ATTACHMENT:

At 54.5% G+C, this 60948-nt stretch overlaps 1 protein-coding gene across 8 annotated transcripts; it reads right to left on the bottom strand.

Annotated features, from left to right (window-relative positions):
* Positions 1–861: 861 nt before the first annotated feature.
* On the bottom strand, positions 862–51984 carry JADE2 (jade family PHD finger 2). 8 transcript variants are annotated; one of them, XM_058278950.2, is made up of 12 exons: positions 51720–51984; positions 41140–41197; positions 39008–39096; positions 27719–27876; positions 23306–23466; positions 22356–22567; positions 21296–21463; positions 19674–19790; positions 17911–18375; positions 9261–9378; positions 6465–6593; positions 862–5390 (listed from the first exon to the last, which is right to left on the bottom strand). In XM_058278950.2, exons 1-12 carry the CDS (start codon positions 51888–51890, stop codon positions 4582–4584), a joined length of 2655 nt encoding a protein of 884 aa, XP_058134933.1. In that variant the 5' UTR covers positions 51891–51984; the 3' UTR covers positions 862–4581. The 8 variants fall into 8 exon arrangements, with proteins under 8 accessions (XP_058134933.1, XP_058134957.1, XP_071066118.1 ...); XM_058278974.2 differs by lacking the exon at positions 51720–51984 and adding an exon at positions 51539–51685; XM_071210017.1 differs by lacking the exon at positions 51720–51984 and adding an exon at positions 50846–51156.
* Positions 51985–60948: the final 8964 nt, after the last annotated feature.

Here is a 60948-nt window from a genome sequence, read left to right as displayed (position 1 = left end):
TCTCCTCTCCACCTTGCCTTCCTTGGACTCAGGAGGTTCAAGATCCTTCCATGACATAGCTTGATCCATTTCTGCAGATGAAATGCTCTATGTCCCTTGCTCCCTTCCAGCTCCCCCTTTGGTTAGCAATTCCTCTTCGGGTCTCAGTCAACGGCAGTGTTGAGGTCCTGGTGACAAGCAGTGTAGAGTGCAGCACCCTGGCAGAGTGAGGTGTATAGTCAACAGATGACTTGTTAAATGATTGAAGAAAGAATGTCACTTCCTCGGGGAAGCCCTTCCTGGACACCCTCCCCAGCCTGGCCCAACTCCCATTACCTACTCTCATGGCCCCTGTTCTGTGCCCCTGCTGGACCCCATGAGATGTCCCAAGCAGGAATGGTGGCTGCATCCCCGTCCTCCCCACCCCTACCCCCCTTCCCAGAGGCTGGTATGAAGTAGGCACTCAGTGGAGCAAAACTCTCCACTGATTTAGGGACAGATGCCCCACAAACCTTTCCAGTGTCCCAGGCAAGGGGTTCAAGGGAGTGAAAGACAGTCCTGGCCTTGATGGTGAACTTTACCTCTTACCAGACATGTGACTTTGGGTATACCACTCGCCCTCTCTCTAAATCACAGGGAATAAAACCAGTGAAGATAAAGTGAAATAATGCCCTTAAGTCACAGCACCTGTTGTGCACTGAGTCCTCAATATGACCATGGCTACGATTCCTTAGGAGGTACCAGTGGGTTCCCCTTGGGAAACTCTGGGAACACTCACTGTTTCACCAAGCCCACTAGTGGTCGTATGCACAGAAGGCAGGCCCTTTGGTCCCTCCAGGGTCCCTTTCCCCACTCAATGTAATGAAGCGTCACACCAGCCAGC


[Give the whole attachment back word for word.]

At 54.5% G+C, this 60948-nt stretch overlaps 1 protein-coding gene across 8 annotated transcripts; it reads right to left on the bottom strand.

Annotated features, from left to right (window-relative positions):
* Positions 1–861: 861 nt before the first annotated feature.
* On the bottom strand, positions 862–51984 carry JADE2 (jade family PHD finger 2). 8 transcript variants are annotated; one of them, XM_058278950.2, is made up of 12 exons: positions 51720–51984; positions 41140–41197; positions 39008–39096; positions 27719–27876; positions 23306–23466; positions 22356–22567; positions 21296–21463; positions 19674–19790; positions 17911–18375; positions 9261–9378; positions 6465–6593; positions 862–5390 (listed from the first exon to the last, which is right to left on the bottom strand). In XM_058278950.2, exons 1-12 carry the CDS (start codon positions 51888–51890, stop codon positions 4582–4584), a joined length of 2655 nt encoding a protein of 884 aa, XP_058134933.1. In that variant the 5' UTR covers positions 51891–51984; the 3' UTR covers positions 862–4581. The 8 variants fall into 8 exon arrangements, with proteins under 8 accessions (XP_058134933.1, XP_058134957.1, XP_071066118.1 ...); XM_058278974.2 differs by lacking the exon at positions 51720–51984 and adding an exon at positions 51539–51685; XM_071210017.1 differs by lacking the exon at positions 51720–51984 and adding an exon at positions 50846–51156.
* Positions 51985–60948: the final 8964 nt, after the last annotated feature.

Here is a 60948-nt window from a genome sequence, read left to right as displayed (position 1 = left end):
TCTCCTCTCCACCTTGCCTTCCTTGGACTCAGGAGGTTCAAGATCCTTCCATGACATAGCTTGATCCATTTCTGCAGATGAAATGCTCTATGTCCCTTGCTCCCTTCCAGCTCCCCCTTTGGTTAGCAATTCCTCTTCGGGTCTCAGTCAACGGCAGTGTTGAGGTCCTGGTGACAAGCAGTGTAGAGTGCAGCACCCTGGCAGAGTGAGGTGTATAGTCAACAGATGACTTGTTAAATGATTGAAGAAAGAATGTCACTTCCTCGGGGAAGCCCTTCCTGGACACCCTCCCCAGCCTGGCCCAACTCCCATTACCTACTCTCATGGCCCCTGTTCTGTGCCCCTGCTGGACCCCATGAGATGTCCCAAGCAGGAATGGTGGCTGCATCCCCGTCCTCCCCACCCCTACCCCCCTTCCCAGAGGCTGGTATGAAGTAGGCACTCAGTGGAGCAAAACTCTCCACTGATTTAGGGACAGATGCCCCACAAACCTTTCCAGTGTCCCAGGCAAGGGGTTCAAGGGAGTGAAAGACAGTCCTGGCCTTGATGGTGAACTTTACCTCTTACCAGACATGTGACTTTGGGTATACCACTCGCCCTCTCTCTAAATCACAGGGAATAAAACCAGTGAAGATAAAGTGAAATAATGCCCTTAAGTCACAGCACCTGTTGTGCACTGAGTCCTCAATATGACCATGGCTACGATTCCTTAGGAGGTACCAGTGGGTTCCCCTTGGGAAACTCTGGGAACACTCACTGTTTCACCAAGCCCACTAGTGGTCGTATGCACAGAAGGCAGGCCCTTTGGTCCCTCCAGGGTCCCTTTCCCCACTCAATGTAATGAAGCGTCACACCAGCCAGC